View from Craggy Gardens Visitor Center

The view from Craggy Gardens Visitor Center

Mount Mitchellis not that far beyond Craggy Gardens. A left on NC Highway 128 from the Parkway takes you right to the summit. Well not exactly. From the parking lot there is a steep little hike along a paved trail to the observation deck, so you can truly say you “climbed Mount Mitchell”! The views from the observation deck are well worth the little climb. At 6,684 feet above sea level you’re likely to see clouds below you and weather forming miles away. The climate at the peak is more like Canada than North Carolina and the vegetation and even the birds are different than just 35 miles away in Asheville.

Climbing to the summit of Mount Mitchell

Climbing the path to the summit of Mount Mitchell

A shaded picnic area at the lower summit parking area was a lovely place to have lunch. There were shelters there as well as picnic tables and grills.

Originally it was thought that Grandfather Mountainwas the highest peak in the area, but in 1835 Dr. Elisha Mitchell, a professor at University of North Carolina calculated the elevation using barometric pressure readings and mathematical formulas to prove that the Black Mountains, the range that Mount Mitchell is a part of, were higher.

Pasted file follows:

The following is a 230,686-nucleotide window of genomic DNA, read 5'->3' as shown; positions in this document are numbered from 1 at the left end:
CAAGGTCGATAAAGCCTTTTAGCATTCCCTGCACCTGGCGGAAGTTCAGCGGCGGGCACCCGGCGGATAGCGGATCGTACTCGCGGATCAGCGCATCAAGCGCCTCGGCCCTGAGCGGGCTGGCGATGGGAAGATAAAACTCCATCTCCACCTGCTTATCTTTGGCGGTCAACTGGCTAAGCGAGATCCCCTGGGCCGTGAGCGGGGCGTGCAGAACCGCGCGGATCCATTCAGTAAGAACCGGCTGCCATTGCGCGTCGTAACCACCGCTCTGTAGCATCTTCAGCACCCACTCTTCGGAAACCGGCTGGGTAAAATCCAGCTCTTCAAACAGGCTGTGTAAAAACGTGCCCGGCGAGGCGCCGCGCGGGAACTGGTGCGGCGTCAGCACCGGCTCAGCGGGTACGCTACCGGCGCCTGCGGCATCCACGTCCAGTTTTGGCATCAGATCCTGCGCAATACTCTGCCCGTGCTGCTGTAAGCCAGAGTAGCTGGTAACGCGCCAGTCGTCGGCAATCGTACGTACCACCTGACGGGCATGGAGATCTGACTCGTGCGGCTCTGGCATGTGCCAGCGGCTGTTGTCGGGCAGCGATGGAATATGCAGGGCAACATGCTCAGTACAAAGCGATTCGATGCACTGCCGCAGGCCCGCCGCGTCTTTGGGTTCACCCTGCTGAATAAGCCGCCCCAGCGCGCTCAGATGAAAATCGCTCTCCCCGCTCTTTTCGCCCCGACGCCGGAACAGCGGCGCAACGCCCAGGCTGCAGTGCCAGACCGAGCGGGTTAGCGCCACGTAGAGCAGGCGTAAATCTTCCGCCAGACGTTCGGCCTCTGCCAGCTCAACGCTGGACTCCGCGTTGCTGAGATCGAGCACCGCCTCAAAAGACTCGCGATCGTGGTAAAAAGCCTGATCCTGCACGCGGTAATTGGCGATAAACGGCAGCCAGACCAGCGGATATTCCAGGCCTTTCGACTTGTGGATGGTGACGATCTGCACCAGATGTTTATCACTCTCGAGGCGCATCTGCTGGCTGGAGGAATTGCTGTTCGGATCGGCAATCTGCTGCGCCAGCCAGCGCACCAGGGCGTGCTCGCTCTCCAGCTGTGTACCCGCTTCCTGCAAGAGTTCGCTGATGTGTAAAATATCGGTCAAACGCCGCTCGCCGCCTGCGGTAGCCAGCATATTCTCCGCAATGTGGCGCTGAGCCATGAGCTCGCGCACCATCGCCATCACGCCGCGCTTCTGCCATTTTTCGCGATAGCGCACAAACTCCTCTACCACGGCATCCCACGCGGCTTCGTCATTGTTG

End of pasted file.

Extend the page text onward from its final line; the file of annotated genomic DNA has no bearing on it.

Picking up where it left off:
Coud moving in over the mountain

A cloud creeps in over the mountain

Of course there was controversy and on a subsequent visit to verify his measurements in 1857 Dr. Mitchell fell from a cliff above a 40 ft waterfall and drowned in the water below. The peak was named in honor of his work in 1858 and he was reburied on top of Mount Mitchell a year after his death.

Until this time the Black Mountain Range was referred to as a single mountain since it’s ridgeline has such an even elevation. Although the elevation of the range is higher, its length is just 15 miles, much smaller than the Blue Ridge Mountains or the Great Smokies. As early as 1787 botanists prized the area for it’s diverse specimens of trees, shrubs and plants. They would bring samples back to Europe to cultivate on royal plantations.

View from Mount Mitchell

View from the summit of Mount Mitchell